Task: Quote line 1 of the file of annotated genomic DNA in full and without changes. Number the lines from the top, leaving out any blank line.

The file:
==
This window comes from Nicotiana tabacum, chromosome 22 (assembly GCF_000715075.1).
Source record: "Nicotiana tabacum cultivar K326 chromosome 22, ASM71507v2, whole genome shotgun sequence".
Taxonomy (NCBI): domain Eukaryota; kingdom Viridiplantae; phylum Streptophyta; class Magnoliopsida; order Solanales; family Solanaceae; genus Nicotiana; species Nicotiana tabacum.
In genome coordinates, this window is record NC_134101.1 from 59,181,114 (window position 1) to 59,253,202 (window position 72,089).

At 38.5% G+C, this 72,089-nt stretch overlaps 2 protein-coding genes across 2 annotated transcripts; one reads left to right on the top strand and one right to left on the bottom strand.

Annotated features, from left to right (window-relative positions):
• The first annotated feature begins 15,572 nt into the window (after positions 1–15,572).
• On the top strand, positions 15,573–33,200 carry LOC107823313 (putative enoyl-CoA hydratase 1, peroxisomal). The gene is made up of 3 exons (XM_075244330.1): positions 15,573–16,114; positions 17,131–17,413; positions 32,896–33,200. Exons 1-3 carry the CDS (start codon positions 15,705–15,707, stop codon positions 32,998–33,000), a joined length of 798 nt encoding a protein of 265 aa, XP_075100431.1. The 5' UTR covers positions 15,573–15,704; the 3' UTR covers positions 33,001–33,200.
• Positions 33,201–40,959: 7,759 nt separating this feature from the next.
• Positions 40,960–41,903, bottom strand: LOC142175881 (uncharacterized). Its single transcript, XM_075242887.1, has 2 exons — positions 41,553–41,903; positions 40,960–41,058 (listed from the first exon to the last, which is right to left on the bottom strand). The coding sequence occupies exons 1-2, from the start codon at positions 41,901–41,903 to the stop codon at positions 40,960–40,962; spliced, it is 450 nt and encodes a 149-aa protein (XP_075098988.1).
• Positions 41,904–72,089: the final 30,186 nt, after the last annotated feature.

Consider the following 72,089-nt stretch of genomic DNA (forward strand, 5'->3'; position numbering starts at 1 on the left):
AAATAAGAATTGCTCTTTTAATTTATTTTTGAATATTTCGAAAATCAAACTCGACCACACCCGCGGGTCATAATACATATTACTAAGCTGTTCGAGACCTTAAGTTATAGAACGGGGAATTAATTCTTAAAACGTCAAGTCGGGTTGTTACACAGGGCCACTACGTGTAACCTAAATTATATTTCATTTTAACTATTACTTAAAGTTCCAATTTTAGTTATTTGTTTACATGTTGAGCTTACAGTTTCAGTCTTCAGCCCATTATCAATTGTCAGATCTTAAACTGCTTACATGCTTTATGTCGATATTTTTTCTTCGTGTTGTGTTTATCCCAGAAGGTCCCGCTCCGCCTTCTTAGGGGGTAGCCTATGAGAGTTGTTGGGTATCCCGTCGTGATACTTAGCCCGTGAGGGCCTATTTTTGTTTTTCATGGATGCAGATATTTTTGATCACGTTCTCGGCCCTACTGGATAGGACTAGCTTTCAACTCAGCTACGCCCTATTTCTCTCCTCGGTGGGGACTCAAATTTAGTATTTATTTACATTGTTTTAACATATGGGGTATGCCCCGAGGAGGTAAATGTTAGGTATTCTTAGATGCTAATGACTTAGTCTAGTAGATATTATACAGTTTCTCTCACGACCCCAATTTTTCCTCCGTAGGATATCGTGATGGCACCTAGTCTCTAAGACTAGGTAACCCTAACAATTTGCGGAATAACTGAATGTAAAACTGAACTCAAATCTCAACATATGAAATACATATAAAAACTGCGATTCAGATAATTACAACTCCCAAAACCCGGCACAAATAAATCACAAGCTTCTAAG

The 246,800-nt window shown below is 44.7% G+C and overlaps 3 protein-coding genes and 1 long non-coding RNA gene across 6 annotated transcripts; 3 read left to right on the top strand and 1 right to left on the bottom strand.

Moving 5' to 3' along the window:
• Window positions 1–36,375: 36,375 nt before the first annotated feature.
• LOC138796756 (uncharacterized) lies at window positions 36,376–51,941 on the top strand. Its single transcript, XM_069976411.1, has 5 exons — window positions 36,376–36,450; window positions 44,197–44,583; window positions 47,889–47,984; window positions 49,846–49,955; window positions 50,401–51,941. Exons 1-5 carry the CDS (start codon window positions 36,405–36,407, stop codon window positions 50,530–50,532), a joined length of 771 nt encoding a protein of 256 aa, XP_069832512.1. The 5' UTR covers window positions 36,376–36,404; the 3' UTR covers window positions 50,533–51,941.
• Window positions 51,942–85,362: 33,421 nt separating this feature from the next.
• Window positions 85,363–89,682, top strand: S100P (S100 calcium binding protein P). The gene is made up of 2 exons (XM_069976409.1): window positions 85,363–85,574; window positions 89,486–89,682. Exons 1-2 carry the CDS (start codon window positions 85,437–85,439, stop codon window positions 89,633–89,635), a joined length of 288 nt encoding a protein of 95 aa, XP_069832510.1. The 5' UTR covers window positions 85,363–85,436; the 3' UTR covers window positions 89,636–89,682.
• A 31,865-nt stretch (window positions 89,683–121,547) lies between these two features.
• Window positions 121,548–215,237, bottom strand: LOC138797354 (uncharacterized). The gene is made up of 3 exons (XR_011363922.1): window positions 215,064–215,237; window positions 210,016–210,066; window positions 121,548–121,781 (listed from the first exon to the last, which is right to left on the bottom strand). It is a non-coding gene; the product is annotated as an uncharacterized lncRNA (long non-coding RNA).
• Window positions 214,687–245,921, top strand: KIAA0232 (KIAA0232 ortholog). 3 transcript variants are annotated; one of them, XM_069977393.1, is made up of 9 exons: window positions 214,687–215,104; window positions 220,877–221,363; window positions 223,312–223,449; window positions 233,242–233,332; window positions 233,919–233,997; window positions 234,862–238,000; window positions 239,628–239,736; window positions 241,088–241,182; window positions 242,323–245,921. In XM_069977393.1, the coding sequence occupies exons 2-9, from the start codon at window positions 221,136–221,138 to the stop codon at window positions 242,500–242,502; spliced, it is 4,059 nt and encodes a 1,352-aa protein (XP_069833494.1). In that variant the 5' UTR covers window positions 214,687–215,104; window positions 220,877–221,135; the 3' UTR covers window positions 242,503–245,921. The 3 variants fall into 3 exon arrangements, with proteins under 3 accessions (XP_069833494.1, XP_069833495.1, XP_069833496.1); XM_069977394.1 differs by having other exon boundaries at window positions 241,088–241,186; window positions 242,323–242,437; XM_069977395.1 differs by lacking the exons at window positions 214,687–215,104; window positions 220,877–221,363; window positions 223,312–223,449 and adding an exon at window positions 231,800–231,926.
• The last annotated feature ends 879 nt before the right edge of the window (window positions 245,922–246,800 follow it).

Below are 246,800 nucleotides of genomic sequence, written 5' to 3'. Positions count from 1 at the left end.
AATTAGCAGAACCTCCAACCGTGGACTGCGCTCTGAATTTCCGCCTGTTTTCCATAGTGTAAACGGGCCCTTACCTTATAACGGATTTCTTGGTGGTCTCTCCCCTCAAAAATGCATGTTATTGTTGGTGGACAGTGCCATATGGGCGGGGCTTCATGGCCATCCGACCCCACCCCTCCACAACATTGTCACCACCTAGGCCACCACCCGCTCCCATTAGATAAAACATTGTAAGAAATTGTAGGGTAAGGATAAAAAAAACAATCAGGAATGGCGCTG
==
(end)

This window comes from Nicotiana tabacum, chromosome 22 (assembly GCF_000715075.1).